PETALING JAYA - PAS has come under fire over its directive to the media covering the upcoming party assembly that they must not write negative reports and on how they should dress.
MCA has claimed that PAS is behaving like the Taliban by restricting coverage and imposing a dress code on media workers.
MCA Publicity Bureau chairman Senator Datuk Chai Kim Sen said the move is subjective and PAS could shift the goalpost any time according to its whims and fancies.
"To prevent doubt and prove its sincerity, PAS should list down the types of articles it considers appropriate or offensive," he said in a statement yesterday.
It was reported on Monday that PAS would ban any media from covering its 61st muktamar in Kuala Selangor from June 4 to 6 for publishing "any news which should not have been reported and which causes negative impact in the opinion of the PAS central committee".
A dress code is also imposed on male media workers - no striped and chequered long-sleeved shirts or T-shirts, only formal office attire.
Female Muslim media workers should wear baju kurung, kebaya labuh or long-sleeved blouses, while for non-Muslim female workers, sleeveless tops and tight-fitting or revealing clothes are out.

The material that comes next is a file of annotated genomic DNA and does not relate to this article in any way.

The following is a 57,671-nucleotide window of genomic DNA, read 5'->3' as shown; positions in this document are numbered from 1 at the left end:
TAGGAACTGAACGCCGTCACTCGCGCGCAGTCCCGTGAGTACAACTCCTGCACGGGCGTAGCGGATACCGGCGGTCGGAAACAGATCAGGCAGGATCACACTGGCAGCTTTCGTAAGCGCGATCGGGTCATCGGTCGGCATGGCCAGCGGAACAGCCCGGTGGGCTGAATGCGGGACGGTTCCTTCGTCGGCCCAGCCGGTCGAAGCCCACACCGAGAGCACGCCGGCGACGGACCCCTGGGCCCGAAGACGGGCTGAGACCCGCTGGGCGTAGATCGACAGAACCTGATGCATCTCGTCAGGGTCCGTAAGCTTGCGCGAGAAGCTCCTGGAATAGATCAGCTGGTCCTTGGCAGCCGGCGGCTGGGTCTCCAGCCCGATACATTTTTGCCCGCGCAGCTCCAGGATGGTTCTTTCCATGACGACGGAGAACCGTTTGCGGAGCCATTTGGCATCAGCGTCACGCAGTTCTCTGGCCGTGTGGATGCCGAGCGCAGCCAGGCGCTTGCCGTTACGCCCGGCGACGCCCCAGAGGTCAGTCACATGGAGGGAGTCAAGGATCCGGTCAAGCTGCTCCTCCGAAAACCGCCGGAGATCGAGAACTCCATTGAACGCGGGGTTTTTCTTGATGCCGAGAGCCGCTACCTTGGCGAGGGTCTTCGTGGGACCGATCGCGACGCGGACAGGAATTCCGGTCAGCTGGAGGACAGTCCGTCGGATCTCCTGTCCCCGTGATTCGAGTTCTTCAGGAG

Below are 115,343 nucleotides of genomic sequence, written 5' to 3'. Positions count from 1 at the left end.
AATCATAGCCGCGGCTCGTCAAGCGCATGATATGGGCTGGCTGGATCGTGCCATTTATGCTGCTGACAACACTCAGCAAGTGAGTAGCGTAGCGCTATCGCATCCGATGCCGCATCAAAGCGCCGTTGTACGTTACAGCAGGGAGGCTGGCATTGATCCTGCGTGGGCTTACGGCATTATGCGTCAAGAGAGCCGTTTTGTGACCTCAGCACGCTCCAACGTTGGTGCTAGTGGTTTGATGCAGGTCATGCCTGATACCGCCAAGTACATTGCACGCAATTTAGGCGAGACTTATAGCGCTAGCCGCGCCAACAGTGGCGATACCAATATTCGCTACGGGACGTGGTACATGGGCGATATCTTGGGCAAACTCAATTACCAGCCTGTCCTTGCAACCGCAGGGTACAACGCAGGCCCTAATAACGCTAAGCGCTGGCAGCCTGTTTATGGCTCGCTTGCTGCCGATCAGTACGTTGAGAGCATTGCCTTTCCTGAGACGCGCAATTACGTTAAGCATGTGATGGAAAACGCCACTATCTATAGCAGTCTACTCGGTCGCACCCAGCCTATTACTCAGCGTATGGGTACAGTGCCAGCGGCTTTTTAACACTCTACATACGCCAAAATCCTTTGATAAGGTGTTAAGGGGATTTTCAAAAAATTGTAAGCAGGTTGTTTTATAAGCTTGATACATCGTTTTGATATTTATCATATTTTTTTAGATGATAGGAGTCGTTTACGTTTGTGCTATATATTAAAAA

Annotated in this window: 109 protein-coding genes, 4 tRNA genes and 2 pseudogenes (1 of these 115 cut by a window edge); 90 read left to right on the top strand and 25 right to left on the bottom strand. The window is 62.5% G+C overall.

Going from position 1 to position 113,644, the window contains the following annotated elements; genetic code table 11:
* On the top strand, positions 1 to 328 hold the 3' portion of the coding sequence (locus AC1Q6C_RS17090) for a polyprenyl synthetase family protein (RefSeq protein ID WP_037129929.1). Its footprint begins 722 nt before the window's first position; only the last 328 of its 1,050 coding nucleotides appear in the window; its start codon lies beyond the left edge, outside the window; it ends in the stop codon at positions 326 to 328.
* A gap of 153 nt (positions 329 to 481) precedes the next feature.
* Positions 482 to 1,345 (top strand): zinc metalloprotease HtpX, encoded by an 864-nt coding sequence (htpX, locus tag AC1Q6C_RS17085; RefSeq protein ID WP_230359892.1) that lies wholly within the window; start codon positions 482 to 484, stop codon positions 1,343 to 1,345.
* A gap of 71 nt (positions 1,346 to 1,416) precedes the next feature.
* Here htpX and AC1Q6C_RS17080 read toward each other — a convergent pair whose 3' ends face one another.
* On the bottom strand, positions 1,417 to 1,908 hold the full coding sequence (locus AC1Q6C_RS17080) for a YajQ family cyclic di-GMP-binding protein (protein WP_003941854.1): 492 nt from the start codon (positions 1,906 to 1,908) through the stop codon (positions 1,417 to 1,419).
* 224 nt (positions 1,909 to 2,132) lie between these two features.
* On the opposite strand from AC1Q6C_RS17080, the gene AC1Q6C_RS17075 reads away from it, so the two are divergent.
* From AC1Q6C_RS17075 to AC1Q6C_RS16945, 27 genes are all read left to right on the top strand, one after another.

"Shorts, skirts with slits and slippers are also banned," the PAS statement said. All women covering the event are also encouraged to wear headscarves.
Chai said the censorship by PAS only points to its "fears of independent media reporting and shows that it does not want to improve on its weaknesses to benefit the rakyat, especially on hudud law".
"News reporting and commentaries are done from different angles and it's the responsibility of the media to act as a check-and-balance, whether at the federal or state level," he said.
He asked if PAS wanted to prevent the media from reporting its internal chasm between the ultra-conservatives apparently aligned with its president Datuk Seri Abdul Hadi Awang and the so-called Erdogan group supposedly led by deputy president Mohamed Sabu.
Chai also urged PAS to explain the rationale behind the dress code.